Shakesenstein theater

Blue Room continues on offbeat path with two new productions

Preparing the monsters and the mayhem for the Blue Room’s final shows of the season: Late Nite honcho Craig Blamer puts the finishing touches on a carnivorous seedling.

Preparing the monsters and the mayhem for the Blue Room’s final shows of the season: Late Nite honcho Craig Blamer puts the finishing touches on a carnivorous seedling.

Photo By jason cassidy

Blue Room Theatre
139 W. First St., 895-3749,

Always a flurry of activity, the Blue Room Theatre is especially abuzz lately as cast and crews prepare to premier two separate productions.

A Bard’s Tale: The Heroic Triumph of Sir Walter Over the Nihilists, or The Lamentable and Tragic Death of Squire Donald of Greece—a Shakespearean retelling of The Big Lebowski—and a nonmusical version of The Little Shop of Horrors based on the cult film both open May 20 at the theater.

“Generally speaking, we’re trying to constantly put up new stuff,” Blue Room Artistic Director Benjamin Allen says of the latest offbeat openings. “There’s so much out there. It’d be really easy to retread all the old classics, because people like them and they put butts in seats, but it really would be doing a bit of a disservice to all the other writers out there.”

A Bard’s Tale is based in part on the work of Adam Bertocci, an unemployed New York film major who wrote a Coen Brothers/Shakespeare mash-up called Two Gentleman of Lebowski that went viral on the Internet. “It’s based upon what Bertocci wrote, but as a favor to him we’re not putting his name on it, as he’s in the process of writing the definitive script,” Allen says. He also says he is communicating with Bertocci and plans to share production notes with him.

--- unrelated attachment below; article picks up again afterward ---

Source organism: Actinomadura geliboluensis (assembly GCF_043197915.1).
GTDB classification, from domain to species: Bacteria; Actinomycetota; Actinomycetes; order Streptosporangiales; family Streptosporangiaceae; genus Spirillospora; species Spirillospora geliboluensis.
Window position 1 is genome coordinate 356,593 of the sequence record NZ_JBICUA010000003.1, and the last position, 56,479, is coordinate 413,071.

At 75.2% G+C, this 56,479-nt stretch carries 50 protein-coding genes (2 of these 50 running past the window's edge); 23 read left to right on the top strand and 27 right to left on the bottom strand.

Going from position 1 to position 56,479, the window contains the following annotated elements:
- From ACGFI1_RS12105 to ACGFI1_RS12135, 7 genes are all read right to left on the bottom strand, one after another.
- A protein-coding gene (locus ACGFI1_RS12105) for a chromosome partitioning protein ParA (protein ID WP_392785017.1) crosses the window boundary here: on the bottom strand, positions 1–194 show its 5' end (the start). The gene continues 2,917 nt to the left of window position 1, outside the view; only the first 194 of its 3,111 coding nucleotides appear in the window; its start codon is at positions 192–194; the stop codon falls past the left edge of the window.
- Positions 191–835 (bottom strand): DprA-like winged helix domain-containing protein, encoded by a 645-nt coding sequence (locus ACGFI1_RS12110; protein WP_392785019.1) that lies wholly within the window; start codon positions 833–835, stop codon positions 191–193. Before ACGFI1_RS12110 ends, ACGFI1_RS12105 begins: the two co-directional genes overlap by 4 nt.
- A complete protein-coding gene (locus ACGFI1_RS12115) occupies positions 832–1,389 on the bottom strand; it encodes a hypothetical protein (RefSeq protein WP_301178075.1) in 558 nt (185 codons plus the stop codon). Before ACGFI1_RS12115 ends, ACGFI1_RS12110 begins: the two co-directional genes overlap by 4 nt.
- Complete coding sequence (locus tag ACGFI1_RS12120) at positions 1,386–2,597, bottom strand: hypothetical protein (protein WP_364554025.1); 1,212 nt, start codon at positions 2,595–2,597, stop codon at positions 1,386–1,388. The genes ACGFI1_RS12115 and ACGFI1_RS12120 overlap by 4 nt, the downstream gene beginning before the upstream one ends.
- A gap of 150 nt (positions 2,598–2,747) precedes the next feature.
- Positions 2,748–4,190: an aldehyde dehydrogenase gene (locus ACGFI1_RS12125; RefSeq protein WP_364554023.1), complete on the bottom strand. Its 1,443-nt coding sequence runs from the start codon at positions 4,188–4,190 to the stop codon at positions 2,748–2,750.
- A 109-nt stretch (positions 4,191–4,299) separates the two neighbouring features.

“Really, we’re workshopping this. It’s not a finished, final product. I think there’s a possibility this idea will have legs and eventually be seen as a professional production. But that’s what’s nice about being a nonprofit; we’re not doing it to make money, so we get to play with it a little more, we can take the risk on a production like this.”

So who wrote A Bard’s Tale?

“Shakespeare!” Allen says. “All the language is a mismatch of other things he’s written, compiled with lines that will seem vaguely familiar from other pieces. Matt [Hammons, director], myself, Craig Blamer [Late Nite programming honcho who also appears in Little Shop], and all the actors helped, it’s been a real collaboration. It’s really writing by committee, and it continues to change. Since it’s a workshop, I think it will continue to change over the course of the three-week production.”

<i>A Bard’s Tale</i> stars Matt Hammons (left) and Conan Duch rehearse a fight scene.

Photo By jason cassidy

While it’s not surprising for a community theater to undertake Little Shop of Horrors, the more common theatrical production is the musical version, which in turn is based on the 1960 Roger Corman film detailing the macabre goings-on inside a Skid Row flower shop.

“All of our late-night programming is done by Craig Blamer,” Allen says. “He was really interested in it because it started the movement of midnight movies. It really was the original midnight movie.”

The Corman film is also notable as the only feature film to be shot in less than 48 hours and features an early appearance by Jack Nicholson.

“It’s more suitable for the Late Nite,” Allen says of the original versus the musical. “It shortens it. We might do something the last week where we have the audience sing some of the songs, because some people do have a deep love of the musical version.”

Minus the show tunes and jazz hands, the Blue Room’s production is a lot more pulp than camp, as witnessed at the May 9 preview. Skid Row nights are dark, in and outside the flower shop where bodies are dismembered and fed to Audrey Jr., who is only a pod-headed puppet in her debut scene, morphing into human actress Caroline Bartlett as she grows. Bartlett plays dual roles, also sitting in as hero Seymour Krelboin’s hypochondriac mother Winifred.

Krelboin is played by Murri Lazaroff-Babin, who milks Seymour’s proto-nerd awkwardness to great effect. Samantha Deschler shines as Seymour’s love interest, the naïve (human) Audrey.

As can happen in community theaters, the Blue Room’s Little Shop hit a major glitch in its last few weeks of production. At the preview, director Nicole Danielle had to step into the role of shop owner Gravis(a) Mushnik.

“It’s volunteer theater, y’know, people have lives and people have jobs,” Allen says. “They should have a replacement by the opening.

“Having done it several times myself in the past few years, I know it’s always tough for a director to step into any role, and you really do want them on the outside looking in. I’m confident it will all come together. In my years here at the Blue Room, no matter what, the show has gone on.”